"The internet" is a giant drain of time. In my final year in school, I experimented with not getting internet access and instead relied on a friend to update my Debian mirror and read mail in batches. My grades rocketed skywards without me doing much of anything at all...
If you can, turn it off, in more or less drastic ways. Restrict sites like this one with LeechBlock. Try recording yourself, then watch and experience the pain... Never(tm) sit down in front of a computer without a hand-written plan of things to do. Once the task is done, consciously plan the next one, write it down, and repeat. GTD, Pomodoro all can help.
What works for you depends on many factors. Usually one or two of the available techniques are enough to stop oneself from drifting around aimlessly on the web.
We have created this giant information-distraction machine. We should therefore also be able to control it...
Solid post and there's a lot to agree with. However, one statement was difficult to digest.
If factors like "health", "happiness", or "family" rank below professional goals, your long-term priorities are not stable.
The second factor, happiness, is probably the most difficult of the three to qualify. Professional goals and happiness may be intimately related for many people, and activities that bring more immediate happiness may be ones that detract from long-term satisfaction. Maybe a more accurate way to put this would be to avoid pursuing professional goals if it involves sacrificing life goals.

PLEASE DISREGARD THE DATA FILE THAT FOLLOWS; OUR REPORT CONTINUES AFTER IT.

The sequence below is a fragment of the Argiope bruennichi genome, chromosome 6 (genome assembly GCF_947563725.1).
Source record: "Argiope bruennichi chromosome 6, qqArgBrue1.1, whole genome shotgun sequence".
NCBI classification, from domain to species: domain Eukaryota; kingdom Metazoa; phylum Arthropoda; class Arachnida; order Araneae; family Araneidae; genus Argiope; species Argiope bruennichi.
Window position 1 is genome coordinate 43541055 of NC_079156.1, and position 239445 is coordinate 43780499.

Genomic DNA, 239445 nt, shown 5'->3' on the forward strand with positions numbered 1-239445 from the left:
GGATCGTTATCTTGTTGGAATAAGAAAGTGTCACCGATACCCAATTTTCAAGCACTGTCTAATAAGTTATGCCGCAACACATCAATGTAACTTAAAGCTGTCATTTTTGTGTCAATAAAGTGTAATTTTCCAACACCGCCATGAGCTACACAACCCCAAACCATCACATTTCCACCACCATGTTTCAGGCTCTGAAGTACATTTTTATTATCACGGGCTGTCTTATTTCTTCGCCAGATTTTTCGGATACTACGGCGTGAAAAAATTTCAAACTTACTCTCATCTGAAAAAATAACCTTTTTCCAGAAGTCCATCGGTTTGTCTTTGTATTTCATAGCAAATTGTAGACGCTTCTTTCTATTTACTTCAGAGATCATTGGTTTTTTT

Happiness seemed appropriate there to me. It's an emotion, which necessarily makes it hard to define. Happiness usually seems like some static combination of relationships, hobbies and work. This balance can change, though. It's mostly a slow and gradual process, so we don't notice.
Monitoring "happiness" means keeping a long term barometer on your mood, looking for trends. It's the first sign of unaligned goals and actions, before you can be aware of which particular one is not to your liking.
That's my own take that I've adapted from something Steve Jobs described in a Stanford commencement speech:
"I have looked in the mirror every morning and asked myself: 'If today were the last day of my life, would I want to do what I am about to do today?' And whenever the answer has been 'No' for too many days in a row, I know I need to change something."
Explicit boundaries are extremely helpful. Time-based boundaries like mentioned in the OP are good ("disable Internet access at night"), but I've found that location-based boundaries are also extremely helpful.
As an example: no work in the bedroom, ever. This includes reading work email, doing web research, taking work calls, logging into a server, etc. If you have to do something work-related, take it outside. This helps you (and your partner, if you have one) keep good sleep hygiene, and also provides a good barrier to obsessing with work. ("I could check my email, but do I really want to get out of bed?")
This also applies to side-projects. Take it outside.
My wife and I have periodically enforced a "no screens in the bedroom" rule (with exceptions for e-Ink), but this breaks down sometimes when we need to have a phone in the room for emergencies, and when one or the other of us gets obsessed with a new tablet game. ;-) But it's usually possible to at least keep objects with physical keyboards out, which provides an additional protection for me against cheating on the "no work" rule.
I used to work 7 days a week. Pretty much every hour was at a computer or laptop. My partner wasn't happy and looking back I wasn't particularly happy either.